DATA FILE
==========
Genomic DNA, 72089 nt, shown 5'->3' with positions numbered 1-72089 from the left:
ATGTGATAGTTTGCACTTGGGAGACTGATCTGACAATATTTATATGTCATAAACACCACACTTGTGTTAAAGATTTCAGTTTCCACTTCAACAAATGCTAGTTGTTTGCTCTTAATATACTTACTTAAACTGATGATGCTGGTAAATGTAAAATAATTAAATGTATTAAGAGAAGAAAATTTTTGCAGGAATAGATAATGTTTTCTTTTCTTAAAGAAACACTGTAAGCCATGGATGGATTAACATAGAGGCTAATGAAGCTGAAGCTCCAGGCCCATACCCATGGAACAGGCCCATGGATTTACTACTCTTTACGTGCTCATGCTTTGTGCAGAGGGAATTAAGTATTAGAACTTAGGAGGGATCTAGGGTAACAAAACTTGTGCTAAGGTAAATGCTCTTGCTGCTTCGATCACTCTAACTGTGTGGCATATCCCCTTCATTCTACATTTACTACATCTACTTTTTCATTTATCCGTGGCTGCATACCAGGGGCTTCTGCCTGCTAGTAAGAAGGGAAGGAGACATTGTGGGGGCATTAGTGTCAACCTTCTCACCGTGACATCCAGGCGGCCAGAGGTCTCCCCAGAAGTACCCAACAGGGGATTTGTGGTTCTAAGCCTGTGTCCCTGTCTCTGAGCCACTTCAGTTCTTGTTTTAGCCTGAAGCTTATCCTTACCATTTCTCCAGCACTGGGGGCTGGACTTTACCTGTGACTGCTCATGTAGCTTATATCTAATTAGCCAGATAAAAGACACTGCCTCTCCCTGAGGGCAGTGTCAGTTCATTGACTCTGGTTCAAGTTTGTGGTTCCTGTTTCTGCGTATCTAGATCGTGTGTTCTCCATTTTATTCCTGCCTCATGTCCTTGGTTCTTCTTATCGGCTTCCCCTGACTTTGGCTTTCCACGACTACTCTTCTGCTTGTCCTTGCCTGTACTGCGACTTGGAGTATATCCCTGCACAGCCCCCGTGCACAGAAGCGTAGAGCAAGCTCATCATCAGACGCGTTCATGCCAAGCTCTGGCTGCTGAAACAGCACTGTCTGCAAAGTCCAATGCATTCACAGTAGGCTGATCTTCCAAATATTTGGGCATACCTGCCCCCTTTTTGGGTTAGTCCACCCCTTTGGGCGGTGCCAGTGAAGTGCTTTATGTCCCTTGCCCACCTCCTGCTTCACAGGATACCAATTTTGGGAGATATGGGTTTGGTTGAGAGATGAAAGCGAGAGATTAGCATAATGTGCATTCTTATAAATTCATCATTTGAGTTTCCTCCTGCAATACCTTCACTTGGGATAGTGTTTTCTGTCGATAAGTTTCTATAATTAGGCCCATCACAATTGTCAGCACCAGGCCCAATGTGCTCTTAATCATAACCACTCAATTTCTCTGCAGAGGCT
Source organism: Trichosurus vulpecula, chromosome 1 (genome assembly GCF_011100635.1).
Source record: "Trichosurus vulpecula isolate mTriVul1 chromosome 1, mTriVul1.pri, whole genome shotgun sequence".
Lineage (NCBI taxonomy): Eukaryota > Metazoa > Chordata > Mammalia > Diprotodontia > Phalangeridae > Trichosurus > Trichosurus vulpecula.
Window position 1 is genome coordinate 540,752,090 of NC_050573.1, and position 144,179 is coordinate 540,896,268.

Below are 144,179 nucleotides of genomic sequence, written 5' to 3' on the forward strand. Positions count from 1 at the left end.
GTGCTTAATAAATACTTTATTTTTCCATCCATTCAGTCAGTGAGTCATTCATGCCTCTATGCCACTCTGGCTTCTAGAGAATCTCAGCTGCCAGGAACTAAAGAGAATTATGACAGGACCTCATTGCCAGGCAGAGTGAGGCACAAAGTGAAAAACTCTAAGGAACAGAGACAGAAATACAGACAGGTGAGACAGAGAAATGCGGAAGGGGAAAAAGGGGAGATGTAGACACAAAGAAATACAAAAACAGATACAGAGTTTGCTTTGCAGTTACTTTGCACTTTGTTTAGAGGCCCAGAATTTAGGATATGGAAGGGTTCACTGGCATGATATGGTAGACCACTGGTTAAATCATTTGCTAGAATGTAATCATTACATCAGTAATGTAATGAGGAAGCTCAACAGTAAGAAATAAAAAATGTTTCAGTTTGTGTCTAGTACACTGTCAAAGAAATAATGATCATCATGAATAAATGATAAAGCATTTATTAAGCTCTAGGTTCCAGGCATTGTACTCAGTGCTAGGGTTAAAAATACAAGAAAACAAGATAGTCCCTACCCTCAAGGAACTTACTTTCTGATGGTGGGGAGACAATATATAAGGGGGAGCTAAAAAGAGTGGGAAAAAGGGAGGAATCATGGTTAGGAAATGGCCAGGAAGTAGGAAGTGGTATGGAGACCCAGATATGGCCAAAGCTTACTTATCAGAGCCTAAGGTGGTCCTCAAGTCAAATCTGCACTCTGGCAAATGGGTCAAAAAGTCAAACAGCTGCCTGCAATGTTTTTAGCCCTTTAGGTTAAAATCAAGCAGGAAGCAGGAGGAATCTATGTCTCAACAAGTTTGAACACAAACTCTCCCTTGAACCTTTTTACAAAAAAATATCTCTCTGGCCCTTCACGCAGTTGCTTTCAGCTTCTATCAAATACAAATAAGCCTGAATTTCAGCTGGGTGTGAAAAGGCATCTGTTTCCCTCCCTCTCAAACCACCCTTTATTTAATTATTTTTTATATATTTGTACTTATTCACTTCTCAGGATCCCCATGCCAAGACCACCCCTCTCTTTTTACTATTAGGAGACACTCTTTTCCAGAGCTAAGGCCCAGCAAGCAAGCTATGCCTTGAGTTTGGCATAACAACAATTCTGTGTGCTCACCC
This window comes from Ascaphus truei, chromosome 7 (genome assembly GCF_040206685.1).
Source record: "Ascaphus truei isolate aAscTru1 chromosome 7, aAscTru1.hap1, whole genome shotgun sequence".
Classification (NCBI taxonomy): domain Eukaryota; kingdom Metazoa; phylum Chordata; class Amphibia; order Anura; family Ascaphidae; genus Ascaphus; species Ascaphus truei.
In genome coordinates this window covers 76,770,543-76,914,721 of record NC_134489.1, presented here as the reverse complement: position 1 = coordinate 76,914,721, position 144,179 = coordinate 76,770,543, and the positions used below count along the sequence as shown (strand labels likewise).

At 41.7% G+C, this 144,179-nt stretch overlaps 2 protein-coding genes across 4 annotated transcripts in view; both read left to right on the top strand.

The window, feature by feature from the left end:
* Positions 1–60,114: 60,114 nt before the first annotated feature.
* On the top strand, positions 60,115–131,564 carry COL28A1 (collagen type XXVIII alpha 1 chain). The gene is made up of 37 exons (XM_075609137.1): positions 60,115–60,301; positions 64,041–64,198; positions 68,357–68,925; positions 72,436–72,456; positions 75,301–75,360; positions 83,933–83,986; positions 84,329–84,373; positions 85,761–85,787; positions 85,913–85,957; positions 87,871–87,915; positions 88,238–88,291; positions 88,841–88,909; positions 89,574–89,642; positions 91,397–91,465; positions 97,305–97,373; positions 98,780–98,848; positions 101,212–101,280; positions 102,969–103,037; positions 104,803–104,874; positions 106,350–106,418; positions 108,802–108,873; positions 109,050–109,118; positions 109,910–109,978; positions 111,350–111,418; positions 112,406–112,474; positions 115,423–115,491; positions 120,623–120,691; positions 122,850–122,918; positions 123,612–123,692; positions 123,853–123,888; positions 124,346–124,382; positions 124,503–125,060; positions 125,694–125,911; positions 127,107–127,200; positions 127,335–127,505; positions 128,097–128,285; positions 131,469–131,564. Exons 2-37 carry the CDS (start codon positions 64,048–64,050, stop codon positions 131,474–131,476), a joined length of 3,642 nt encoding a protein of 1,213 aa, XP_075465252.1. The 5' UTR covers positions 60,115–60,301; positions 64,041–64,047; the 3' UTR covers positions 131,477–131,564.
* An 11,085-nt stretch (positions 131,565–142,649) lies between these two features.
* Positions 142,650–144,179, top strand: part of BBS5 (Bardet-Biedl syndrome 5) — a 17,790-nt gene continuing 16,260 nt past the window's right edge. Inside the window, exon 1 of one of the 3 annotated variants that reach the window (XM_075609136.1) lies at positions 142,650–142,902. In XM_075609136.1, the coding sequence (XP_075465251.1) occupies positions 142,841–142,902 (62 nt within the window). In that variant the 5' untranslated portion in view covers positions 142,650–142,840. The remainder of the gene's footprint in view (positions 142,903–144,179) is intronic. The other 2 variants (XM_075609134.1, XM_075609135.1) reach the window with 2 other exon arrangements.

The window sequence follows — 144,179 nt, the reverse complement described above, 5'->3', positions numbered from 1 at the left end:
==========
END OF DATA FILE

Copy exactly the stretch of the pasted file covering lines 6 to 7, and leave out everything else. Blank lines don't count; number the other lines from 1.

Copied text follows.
Window position 1 is genome coordinate 540,752,090 of NC_050573.1, and position 144,179 is coordinate 540,896,268.

Below are 144,179 nucleotides of genomic sequence, written 5' to 3' on the forward strand. Positions count from 1 at the left end.